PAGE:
Who needs to be knowledgeable about wildfires? Everyone!

Dr. Sam Dugan from the University of Nevada, Reno School of Medicine drops some knowledge about wildfires – especially smoke, survival and situational awareness

A burning forest with blackened trees, clouds of smoke, and flames in the background

We live in the high desert, and as you may have noticed, it gets hot and dry here in the late summer and early fall months. This is often preceded by massive amounts of snowmelt, causing early wet growth of fuel followed by long months of heat without rain – conditions that lead to fire.

Fire behavior

Wildland fires generally burn faster uphill. This is exacerbated in areas with slot and box canyons, where the heat is trapped and can lead to higher concentrations of smoke above the fire.

If you are above a fire, find a safe route to evacuate. Forest fires move 100-200 feet per minute or slightly faster when moving through the crowns of treetops, which means 50 miles per day. That can mean a lot of ground to cover quickly in wooded steep terrain so DO NOT WAIT.

Best advice in the backcountry: Stay away from a fire. Don’t start your hike upwind of a known fire. Should you see one, maintain situational awareness, keep your eyes on the fire at all times and have multiple safety routes in mind.

Let’s talk smoke

Smoke inhalation is going to be most severe to those with underlying lung or heart disease. That means if you have asthma, COPD, congestive heart failure, history of heart attack, sleep apnea or moderate to severe allergies this will affect you more.

Smoke often blankets our beautiful little valley and with it comes tiny particulates that can work themselves into our smaller lung passages. When this occurs, we get all sorts of inflammatory cells that are activated to prevent damage to the lungs. However, these cause “leaky” blood vessels and can block the airway further making it more difficult to breath.

If you have an inhaler with albuterol, use it early when heavy smoke is around! Doing so will help to open the airway. If you get to the point of wheezing, call your doctor or head to an urgent care if it’s severe.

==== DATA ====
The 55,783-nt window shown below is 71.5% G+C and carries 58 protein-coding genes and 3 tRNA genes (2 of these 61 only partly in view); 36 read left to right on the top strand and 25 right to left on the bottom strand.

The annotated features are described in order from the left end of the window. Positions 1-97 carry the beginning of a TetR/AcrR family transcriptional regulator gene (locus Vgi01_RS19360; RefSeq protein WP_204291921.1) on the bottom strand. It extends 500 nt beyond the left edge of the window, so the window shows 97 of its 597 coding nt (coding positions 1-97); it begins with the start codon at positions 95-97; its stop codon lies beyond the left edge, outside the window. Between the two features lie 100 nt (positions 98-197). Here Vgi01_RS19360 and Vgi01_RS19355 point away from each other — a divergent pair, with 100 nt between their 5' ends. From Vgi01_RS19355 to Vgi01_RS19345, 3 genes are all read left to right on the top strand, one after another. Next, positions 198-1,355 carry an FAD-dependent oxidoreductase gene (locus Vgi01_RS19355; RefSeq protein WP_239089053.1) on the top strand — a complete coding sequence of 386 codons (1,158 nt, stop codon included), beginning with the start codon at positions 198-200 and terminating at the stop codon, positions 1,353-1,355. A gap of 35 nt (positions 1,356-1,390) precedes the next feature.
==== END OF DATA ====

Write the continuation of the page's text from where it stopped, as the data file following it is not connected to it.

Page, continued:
Other things to consider: Stay inside during bad air quality days, especially if you already have asthma. The ONLY masks you can wear to prevent particulate invasion are N95 or N100 respirators. They should be worn with one strap over the ear and one under, then pinched at the nose, so they seal well. Any other mask will not prevent irritants from reaching the lungs and will actually make breathing more difficult. For the facial hair contingent, your mustache or beard will also prevent the mask from working. During fire season, shave that guy off and regrow him in time for men’s health month in Movember!

Wildfire survival

Remain calm in settings of fire.

If one is close to you, get in your car, park it away from the advancing front and stay in it until the fire passes. This will take 30 seconds for a grass fire and 3-4 minutes for a forest fire. Your car will get hot, it will be rocked by convection heat waves, you may notice funky smells, STAY IN THE CAR and calm your mind as best you can. Once the fire has moved on, exit the car and keep it between you and the fire.

If caught on a slope, get to safety. If you can’t get to safety right away, remember that the air is coldest at the base. Make yourself flat and breathe the cooler air. You can survive air of 200 degrees Fahrenheit for 30 minutes and air of 480 degrees for three minutes. A wet bandana will help cool the air, but use caution with synthetic fibers, as they will melt. Pure cotton or wool will not. If you cannot wet yourself down, find the biggest clearing you can and get as low as you can.

For more info, take a look at Firewise Communities online, or email me at sdugan@med.unr.edu.

Sam DuganSam Dugan, M.D., is a 2014 graduate of the University of Nevada, Reno and 2018 graduate of the University of Nevada, Reno School of Medicine. He is a second-year UNR Med Family Medicine resident and plans to pursue a career in wilderness medicine in northern Nevada.

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